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Great for holiday shoppers: Amazon Prime Rewards Visa Signature Card review

Nov. 05, 2022
10 min read
Amazon Prime Rewards Visa Signature CREDIT CARD STILL LIFE
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Editor’s note: This post has been updated with the latest credit cards information and benefits.

Amazon Prime Rewards Visa Signature Card overview

The Amazon Prime Rewards Visa Signature is a solid earner, featuring a 5% return on and Whole Foods Market purchases, 2% on restaurant, gas station and drugstore purchases and 1% back on everything else, making it a strong contender for those who spend big with Amazon companies. Card rating*: ⭐⭐⭐½

*Card rating is based on the opinion of TPG’s editors and is not influenced by the card issuer.

While this card doesn't charge an annual fee, you can only apply if you are a current Amazon Prime member. So you can think of your Prime membership fee as your credit card annual fee.

In this post, we’ll review this Amazon Prime credit card and see if it’s worth applying for, especially if you’re looking to save big on your online shopping this holiday season.

The information for the Amazon Prime Rewards and the Amazon Rewards cards has been collected independently by The Points Guy. The card details on this page have not been reviewed or provided by the card issuer.

Who is this card for?


The Amazon Prime Rewards credit card is meant for those who participate significantly in Amazon’s ecosphere.

Available exclusively for Amazon Prime members, it rewards those loyalists with best-in-class earnings of 5% back on purchases on the Amazon website and at the Whole Foods grocery store chain. As a no-annual-fee card, it’s an obvious contender for a spot in your wallet if you’re a Prime member anyway, and deserves respect from even the most hard-core points-and-miles enthusiasts. After all, who doesn’t shop at Amazon at this point?

It also is subject to Chase’s 5/24 rule, which means if you’ve opened a lot of other cards in the past two years, you might not be approved for it until you fall back below that limit.

The card offers a solid return on purchases made within Amazon’s wheelhouse, but it is best suited for those who prefer simplicity in their credit card rewards and aren’t interested in maximizing every dollar they spend.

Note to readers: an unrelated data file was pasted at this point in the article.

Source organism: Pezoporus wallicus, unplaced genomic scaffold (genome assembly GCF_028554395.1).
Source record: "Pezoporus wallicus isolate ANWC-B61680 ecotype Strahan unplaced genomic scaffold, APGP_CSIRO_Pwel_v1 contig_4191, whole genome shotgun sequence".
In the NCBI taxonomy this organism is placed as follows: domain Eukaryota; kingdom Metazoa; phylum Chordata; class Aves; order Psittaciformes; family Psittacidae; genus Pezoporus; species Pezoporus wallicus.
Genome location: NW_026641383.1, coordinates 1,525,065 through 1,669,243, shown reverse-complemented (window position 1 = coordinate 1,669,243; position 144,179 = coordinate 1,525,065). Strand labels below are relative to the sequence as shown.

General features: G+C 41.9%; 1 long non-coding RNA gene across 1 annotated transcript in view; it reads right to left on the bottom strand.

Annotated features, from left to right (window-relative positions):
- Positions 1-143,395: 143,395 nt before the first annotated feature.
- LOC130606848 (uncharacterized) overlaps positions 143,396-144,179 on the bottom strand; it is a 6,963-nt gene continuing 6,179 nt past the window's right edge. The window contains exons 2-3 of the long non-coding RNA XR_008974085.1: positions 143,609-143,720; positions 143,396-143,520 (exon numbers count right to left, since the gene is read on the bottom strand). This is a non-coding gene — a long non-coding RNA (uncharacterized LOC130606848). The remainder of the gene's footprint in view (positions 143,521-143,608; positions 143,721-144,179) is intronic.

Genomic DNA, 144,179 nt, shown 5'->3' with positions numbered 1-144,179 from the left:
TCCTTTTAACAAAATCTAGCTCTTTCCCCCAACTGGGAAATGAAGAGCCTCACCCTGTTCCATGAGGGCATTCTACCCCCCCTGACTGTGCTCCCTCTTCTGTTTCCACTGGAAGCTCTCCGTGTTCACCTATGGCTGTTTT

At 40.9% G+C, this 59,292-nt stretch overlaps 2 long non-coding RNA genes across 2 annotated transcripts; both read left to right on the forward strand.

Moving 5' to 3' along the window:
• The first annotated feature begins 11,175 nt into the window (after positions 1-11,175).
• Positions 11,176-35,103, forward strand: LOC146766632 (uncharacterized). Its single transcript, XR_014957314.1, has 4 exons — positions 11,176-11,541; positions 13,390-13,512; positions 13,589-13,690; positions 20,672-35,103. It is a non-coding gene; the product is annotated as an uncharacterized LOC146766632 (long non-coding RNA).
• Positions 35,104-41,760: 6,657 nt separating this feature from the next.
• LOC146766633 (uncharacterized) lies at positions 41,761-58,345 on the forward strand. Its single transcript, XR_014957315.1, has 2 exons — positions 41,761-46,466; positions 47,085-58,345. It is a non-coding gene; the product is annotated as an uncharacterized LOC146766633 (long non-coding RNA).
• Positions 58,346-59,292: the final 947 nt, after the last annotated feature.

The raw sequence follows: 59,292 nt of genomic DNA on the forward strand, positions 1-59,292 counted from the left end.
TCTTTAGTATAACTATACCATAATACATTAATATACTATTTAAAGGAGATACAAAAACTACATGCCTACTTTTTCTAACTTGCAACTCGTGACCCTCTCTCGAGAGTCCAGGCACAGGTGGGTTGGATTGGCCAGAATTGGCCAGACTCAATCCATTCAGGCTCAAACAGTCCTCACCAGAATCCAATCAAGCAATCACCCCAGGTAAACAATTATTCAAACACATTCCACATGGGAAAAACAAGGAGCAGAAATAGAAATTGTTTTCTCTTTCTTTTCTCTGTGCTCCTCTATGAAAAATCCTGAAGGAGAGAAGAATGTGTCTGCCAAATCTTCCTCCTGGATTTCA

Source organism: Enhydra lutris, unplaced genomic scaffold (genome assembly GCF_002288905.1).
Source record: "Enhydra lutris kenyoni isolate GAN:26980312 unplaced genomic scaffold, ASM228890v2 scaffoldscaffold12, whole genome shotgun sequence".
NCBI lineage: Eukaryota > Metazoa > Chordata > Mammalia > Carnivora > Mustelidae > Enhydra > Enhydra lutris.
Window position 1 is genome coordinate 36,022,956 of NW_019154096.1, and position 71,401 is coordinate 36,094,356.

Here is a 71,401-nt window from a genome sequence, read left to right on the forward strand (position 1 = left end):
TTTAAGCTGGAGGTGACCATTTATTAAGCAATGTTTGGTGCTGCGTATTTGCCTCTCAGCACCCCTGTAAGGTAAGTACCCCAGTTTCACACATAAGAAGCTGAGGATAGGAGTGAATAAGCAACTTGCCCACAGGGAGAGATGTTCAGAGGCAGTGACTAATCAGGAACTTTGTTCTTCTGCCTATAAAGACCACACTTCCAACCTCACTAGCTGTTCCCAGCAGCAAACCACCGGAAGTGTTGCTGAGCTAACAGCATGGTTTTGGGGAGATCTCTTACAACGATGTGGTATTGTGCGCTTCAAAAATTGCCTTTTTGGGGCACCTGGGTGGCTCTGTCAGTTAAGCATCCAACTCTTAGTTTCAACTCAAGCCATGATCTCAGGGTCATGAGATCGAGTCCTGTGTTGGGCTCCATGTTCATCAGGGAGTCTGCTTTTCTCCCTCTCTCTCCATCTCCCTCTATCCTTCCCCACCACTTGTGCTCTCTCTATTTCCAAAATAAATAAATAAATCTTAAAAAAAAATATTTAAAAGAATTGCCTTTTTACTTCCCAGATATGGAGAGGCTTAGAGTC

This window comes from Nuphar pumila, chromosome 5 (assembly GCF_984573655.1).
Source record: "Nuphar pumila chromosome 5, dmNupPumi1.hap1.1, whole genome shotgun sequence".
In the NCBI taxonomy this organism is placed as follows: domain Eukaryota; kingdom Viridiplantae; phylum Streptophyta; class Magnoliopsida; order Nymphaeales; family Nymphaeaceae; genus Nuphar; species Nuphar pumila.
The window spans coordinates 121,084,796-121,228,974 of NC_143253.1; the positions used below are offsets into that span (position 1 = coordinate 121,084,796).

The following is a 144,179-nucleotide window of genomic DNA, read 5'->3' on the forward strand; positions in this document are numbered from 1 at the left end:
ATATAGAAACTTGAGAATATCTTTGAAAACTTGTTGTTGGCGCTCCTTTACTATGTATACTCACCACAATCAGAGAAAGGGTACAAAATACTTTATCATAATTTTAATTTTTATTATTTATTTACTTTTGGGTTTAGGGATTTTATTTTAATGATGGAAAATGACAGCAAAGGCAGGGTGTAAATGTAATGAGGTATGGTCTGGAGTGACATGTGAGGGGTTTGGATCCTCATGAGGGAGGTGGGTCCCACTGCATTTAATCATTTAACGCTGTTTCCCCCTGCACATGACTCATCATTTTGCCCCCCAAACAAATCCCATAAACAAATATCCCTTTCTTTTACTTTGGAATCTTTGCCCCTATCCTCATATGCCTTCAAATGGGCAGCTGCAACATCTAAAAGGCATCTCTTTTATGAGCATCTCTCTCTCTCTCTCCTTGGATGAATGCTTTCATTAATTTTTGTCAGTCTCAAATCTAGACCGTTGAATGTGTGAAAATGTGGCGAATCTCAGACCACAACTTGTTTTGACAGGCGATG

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Sign-up bonus


At the moment, this Amazon Prime credit card is offering a solid bonus — a $150 Amazon gift card valid for purchases at Amazon that is available as soon as you are approved.

That's money you can instantly put towards your next big holiday purchase.

Main benefits and perks


The Amazon Prime credit card features several solid consumer-focused benefits.

Among them, its purchase protection ranges up to $500 per claim and $50,000 per account, while its extended warranty protection provides an additional year of coverage on eligible purchases with a manufacturer’s warranty of three years or less.

The card also has a host of benefits for travelers, including no foreign transaction fees, travel and emergency service, lost luggage reimbursement (up to $3,000 per passenger for you and your immediate family), baggage delay insurance (up to $100 per day for three days if delayed by six or more hours), travel accident insurance and roadside dispatch (for a fee).

It also includes auto rental collision damage coverage — although unlike credit cards such as the Chase Sapphire Preferred Card, which offer primary rental car coverage, this card only offers secondary car insurance, which kicks in after filing with your personal insurance company.

These benefits come as a result of its Visa Signature status, which also provides access to the Visa Luxury Hotel Collection. This allows members to book more than 900 hotels around the world with perks that imitate elite status, such as room upgrades and late checkout. You’ll also be able to use the Visa Signature Concierge Service, which can help you with a variety of requests.

How to earn points

The main perk of this card is its spending structure — it offers a 5% return on Amazon and Whole Foods purchases. It also earns 2% back at restaurants, gas stations and drugstores, which is similar to other no-annual-fee credit cards.

Purchases made anywhere else earn a flat 1% back. This adds up to a fairly generous return on spending, but those who don’t already have Amazon Prime will need to consider whether the $139 annual cost for the subscription is worth it, especially if they don’t shop with Amazon often.

How to redeem points